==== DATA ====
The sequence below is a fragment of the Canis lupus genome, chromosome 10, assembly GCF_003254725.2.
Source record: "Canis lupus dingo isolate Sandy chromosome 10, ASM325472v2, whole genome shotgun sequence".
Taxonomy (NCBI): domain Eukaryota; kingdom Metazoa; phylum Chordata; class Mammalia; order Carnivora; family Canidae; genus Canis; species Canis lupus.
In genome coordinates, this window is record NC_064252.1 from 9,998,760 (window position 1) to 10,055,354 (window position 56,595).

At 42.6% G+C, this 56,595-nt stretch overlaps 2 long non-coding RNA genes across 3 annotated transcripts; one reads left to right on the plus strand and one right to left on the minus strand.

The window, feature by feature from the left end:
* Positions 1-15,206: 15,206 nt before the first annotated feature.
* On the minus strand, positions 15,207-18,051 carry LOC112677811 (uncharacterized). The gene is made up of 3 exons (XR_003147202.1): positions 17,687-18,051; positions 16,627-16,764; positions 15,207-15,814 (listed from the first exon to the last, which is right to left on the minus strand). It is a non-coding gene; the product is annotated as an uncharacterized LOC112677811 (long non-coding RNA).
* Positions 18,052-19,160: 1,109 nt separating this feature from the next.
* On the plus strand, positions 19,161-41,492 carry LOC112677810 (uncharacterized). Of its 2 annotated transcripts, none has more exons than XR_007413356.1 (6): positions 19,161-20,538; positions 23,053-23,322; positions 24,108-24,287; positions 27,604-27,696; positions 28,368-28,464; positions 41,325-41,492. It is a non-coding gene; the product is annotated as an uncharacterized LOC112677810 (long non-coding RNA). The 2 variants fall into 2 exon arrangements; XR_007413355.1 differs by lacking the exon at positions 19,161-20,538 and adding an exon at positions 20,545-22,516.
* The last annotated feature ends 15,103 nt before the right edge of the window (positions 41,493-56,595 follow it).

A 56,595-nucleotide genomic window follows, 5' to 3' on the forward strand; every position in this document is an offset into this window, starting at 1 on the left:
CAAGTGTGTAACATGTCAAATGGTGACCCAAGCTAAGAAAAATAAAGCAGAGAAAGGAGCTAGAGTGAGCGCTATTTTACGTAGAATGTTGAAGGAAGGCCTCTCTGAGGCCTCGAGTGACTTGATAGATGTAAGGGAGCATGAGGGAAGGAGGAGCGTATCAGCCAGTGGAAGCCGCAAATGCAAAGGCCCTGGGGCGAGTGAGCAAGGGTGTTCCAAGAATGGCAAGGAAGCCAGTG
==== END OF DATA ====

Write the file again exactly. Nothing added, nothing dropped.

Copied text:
The sequence below is a fragment of the Canis lupus genome, chromosome 10, assembly GCF_003254725.2.
Source record: "Canis lupus dingo isolate Sandy chromosome 10, ASM325472v2, whole genome shotgun sequence".
Taxonomy (NCBI): domain Eukaryota; kingdom Metazoa; phylum Chordata; class Mammalia; order Carnivora; family Canidae; genus Canis; species Canis lupus.
In genome coordinates, this window is record NC_064252.1 from 9,998,760 (window position 1) to 10,055,354 (window position 56,595).

At 42.6% G+C, this 56,595-nt stretch overlaps 2 long non-coding RNA genes across 3 annotated transcripts; one reads left to right on the plus strand and one right to left on the minus strand.

The window, feature by feature from the left end:
* Positions 1-15,206: 15,206 nt before the first annotated feature.
* On the minus strand, positions 15,207-18,051 carry LOC112677811 (uncharacterized). The gene is made up of 3 exons (XR_003147202.1): positions 17,687-18,051; positions 16,627-16,764; positions 15,207-15,814 (listed from the first exon to the last, which is right to left on the minus strand). It is a non-coding gene; the product is annotated as an uncharacterized LOC112677811 (long non-coding RNA).
* Positions 18,052-19,160: 1,109 nt separating this feature from the next.
* On the plus strand, positions 19,161-41,492 carry LOC112677810 (uncharacterized). Of its 2 annotated transcripts, none has more exons than XR_007413356.1 (6): positions 19,161-20,538; positions 23,053-23,322; positions 24,108-24,287; positions 27,604-27,696; positions 28,368-28,464; positions 41,325-41,492. It is a non-coding gene; the product is annotated as an uncharacterized LOC112677810 (long non-coding RNA). The 2 variants fall into 2 exon arrangements; XR_007413355.1 differs by lacking the exon at positions 19,161-20,538 and adding an exon at positions 20,545-22,516.
* The last annotated feature ends 15,103 nt before the right edge of the window (positions 41,493-56,595 follow it).

A 56,595-nucleotide genomic window follows, 5' to 3' on the forward strand; every position in this document is an offset into this window, starting at 1 on the left:
CAAGTGTGTAACATGTCAAATGGTGACCCAAGCTAAGAAAAATAAAGCAGAGAAAGGAGCTAGAGTGAGCGCTATTTTACGTAGAATGTTGAAGGAAGGCCTCTCTGAGGCCTCGAGTGACTTGATAGATGTAAGGGAGCATGAGGGAAGGAGGAGCGTATCAGCCAGTGGAAGCCGCAAATGCAAAGGCCCTGGGGCGAGTGAGCAAGGGTGTTCCAAGAATGGCAAGGAAGCCAGTG